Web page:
Last Thursday, Friday and Saturday, the Bath University Student Theatre society (BUST) performed The Laramie Project at the Weston Studio in the Edge. For those of you who could not see it, I have to say I am sorry, because it was not a performance to miss.
The play revolves around the events that unfolded in October 1998, when Matthew Shepard, a 21-year-old gay man, was beaten to death in the little town of Laramie, Wyoming. Matthew was picked up at a bar, savagely beaten up, and left tied to a fence for eighteen hours until he was found. He died six days later, propelling international outcry that brought Laramie in to the limelight. Two men around the same age as Matthew were arrested, tried and found guilty for his murder. The events threw Laramie under international scrutiny amongst widespread outcry, raising the voices of those who had long been claiming that laws addressing hate crimes were overdue. Effectively, hate crime laws were only passed in 2009, under the “Matthew Shepard Act”.
The play, directed by Chiara Fehr and Juliette Duffey, was crafted and executed masterfully. With huge budgets and high tech effects, acting can get a whole lot easier: but when the set is static and minimalist, as was that of The Laramie Project, that’s when the actors become one whole with their surroundings, truly carrying the play. It’s when real, raw acting drastically comes to the fore. This cast delivered and did so incredibly well.
The Laramie Project is also a totally different type of play altogether: it is based, word by word, on interviews held with witnesses, citizens of Laramie, people who were influenced by Matthew’s death in some way. This is a type of production called ‘verbatim theatre’. Given the sheer amount of interviews that were originally gathered for the screenplay, each of the BUST cast members had to perform multiple characters. Despite the high risk of confusion, particularly for quick character changes, I cannot overstate how I didn’t once lose track of the story.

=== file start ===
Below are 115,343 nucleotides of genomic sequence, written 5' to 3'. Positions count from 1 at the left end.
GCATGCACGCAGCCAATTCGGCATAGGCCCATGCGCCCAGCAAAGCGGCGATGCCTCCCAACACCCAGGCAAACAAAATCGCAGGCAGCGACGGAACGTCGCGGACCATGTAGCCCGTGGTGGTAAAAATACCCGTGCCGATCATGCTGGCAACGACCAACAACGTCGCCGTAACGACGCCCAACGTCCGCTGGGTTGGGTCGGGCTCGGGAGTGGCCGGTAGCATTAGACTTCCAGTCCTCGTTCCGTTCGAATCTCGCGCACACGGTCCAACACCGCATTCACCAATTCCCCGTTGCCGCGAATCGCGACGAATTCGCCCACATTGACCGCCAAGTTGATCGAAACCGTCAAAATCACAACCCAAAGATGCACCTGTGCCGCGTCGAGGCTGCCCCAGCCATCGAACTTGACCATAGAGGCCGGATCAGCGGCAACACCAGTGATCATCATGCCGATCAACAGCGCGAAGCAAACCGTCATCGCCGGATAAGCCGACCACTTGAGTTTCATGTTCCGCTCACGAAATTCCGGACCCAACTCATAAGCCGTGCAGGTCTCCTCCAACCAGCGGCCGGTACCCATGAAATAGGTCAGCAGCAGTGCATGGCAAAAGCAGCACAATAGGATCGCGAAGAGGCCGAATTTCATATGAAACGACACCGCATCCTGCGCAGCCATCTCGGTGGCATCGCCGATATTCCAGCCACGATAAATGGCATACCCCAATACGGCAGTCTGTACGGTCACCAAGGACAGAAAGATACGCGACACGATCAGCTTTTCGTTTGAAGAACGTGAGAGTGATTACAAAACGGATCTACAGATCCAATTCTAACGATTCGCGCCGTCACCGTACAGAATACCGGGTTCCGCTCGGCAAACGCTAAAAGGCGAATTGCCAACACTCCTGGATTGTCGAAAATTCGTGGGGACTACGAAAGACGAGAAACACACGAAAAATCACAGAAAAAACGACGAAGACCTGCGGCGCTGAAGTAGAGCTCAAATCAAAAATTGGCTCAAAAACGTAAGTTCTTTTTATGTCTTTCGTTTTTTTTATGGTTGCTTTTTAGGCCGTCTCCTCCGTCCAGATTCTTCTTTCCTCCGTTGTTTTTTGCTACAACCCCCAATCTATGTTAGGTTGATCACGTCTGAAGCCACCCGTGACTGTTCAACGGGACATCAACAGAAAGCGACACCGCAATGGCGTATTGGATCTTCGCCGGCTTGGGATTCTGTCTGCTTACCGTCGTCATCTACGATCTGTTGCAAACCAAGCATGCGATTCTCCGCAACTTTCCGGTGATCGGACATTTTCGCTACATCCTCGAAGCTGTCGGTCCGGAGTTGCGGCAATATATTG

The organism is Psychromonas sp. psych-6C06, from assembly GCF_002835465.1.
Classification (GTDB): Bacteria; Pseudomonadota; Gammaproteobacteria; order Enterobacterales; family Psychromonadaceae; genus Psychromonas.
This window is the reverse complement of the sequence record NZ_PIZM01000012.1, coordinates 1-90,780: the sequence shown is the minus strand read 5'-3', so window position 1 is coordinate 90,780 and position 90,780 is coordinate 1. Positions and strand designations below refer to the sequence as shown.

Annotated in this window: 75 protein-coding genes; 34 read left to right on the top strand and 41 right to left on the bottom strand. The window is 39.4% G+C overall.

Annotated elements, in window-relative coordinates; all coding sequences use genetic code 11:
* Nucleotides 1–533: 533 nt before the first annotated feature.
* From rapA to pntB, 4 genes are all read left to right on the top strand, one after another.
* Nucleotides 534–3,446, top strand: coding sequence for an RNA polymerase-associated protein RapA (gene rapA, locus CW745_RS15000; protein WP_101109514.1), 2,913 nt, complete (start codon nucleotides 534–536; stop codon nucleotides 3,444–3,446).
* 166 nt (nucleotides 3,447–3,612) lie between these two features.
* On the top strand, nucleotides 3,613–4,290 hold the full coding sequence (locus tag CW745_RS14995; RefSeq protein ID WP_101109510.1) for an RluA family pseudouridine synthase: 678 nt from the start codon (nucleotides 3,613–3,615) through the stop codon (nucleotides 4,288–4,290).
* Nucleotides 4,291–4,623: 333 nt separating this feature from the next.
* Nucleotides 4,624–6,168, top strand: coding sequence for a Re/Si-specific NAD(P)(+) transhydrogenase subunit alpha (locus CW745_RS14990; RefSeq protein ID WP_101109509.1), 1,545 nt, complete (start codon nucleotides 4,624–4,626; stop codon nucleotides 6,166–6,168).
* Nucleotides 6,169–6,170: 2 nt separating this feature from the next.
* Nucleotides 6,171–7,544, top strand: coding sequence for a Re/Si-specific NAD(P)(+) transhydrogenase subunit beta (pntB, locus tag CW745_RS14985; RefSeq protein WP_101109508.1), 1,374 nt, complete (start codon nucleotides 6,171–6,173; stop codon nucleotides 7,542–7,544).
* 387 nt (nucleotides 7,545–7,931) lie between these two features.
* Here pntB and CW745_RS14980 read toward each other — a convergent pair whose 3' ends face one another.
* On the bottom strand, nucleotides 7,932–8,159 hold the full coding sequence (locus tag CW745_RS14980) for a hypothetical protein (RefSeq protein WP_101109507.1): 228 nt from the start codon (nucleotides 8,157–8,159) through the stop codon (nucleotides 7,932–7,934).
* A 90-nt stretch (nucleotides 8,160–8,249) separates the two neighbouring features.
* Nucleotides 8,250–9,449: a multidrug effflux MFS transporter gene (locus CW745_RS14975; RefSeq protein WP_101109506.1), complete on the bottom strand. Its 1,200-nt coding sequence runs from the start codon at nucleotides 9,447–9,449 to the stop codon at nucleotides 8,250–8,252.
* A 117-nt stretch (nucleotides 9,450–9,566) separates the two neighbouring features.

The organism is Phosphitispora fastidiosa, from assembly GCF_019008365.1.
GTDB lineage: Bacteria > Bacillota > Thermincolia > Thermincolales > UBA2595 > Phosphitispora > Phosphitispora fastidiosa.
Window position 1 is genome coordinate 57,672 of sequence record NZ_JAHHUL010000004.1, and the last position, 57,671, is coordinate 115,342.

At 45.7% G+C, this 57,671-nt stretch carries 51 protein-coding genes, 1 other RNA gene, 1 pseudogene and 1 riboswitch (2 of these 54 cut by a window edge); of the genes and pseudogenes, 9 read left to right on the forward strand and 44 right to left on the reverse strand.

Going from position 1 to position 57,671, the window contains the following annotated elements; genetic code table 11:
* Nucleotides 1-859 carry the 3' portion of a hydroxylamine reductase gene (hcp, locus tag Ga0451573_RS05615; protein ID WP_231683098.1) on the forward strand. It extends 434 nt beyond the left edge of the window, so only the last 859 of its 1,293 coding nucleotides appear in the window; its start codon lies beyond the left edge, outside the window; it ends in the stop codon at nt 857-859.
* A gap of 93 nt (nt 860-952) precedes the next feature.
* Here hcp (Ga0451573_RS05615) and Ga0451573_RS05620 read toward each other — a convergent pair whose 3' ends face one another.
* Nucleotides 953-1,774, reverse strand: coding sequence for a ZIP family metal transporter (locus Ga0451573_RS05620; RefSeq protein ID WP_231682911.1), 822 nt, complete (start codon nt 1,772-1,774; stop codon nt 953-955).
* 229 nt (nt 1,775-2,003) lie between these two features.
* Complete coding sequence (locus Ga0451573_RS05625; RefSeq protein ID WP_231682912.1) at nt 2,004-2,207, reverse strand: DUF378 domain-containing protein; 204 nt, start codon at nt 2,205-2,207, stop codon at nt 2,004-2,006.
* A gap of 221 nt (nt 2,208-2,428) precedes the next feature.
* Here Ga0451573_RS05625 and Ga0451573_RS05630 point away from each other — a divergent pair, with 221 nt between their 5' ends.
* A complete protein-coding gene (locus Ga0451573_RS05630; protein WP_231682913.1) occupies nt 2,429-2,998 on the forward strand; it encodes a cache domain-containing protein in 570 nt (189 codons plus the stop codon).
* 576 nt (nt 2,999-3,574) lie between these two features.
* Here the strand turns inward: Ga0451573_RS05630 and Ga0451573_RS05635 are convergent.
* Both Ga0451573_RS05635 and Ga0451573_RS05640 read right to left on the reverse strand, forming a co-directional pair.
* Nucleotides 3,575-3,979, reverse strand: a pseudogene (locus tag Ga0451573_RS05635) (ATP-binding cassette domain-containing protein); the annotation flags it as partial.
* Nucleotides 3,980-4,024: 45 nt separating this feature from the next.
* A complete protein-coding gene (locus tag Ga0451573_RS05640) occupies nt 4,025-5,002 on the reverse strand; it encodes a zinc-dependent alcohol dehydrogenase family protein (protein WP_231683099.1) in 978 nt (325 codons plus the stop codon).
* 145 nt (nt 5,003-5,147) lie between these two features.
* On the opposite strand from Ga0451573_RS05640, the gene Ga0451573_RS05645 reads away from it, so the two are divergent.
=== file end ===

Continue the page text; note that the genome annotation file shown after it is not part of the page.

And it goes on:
It was interesting to see people’s reactions to the show and the ways in which the issues raised touched them. The play carries on after Matthew’s death, accurately describing the wave of anti-gay protesters who, led by Baptist preacher Fred Phelps, descended into Laramie like a plague to preach about God’s hate for homosexuals at Matthew’s funeral. Laramie, through a peaceful counter-protest, blocked them.
For many of us, this play might have struck a chord a little too close to home, and perhaps that’s exactly what we needed. Matthew’s murder only happened twenty years ago: a lot of us are the age he was when this happened, and it appears that the rhetoric against LGBT+ people still holds strong. The US has a Vice President who has actively allowed companies to discriminate against workers on the basis of their sexual orientation; Brazil has elected a President who said he would not forgive his son if he was gay; and, just over the weekend, the Italian city of Verona held a world traditional family congress, which, of course, was overflowing with average Joes and Janes shouting out pretty much every homophobic argument in the book. If anything, this play reminds us how the issues Laramie faced twenty years ago are still issues LGBT+ youths face today.
I left the Weston crying a little, comforted by the fact I was not the only one. The execution of the play hit the perfect note while narrating a difficult story. The cast was outstanding, generally did an amazing job and kept the tension up from start to finish. More people definitely need to see The Laramie Project.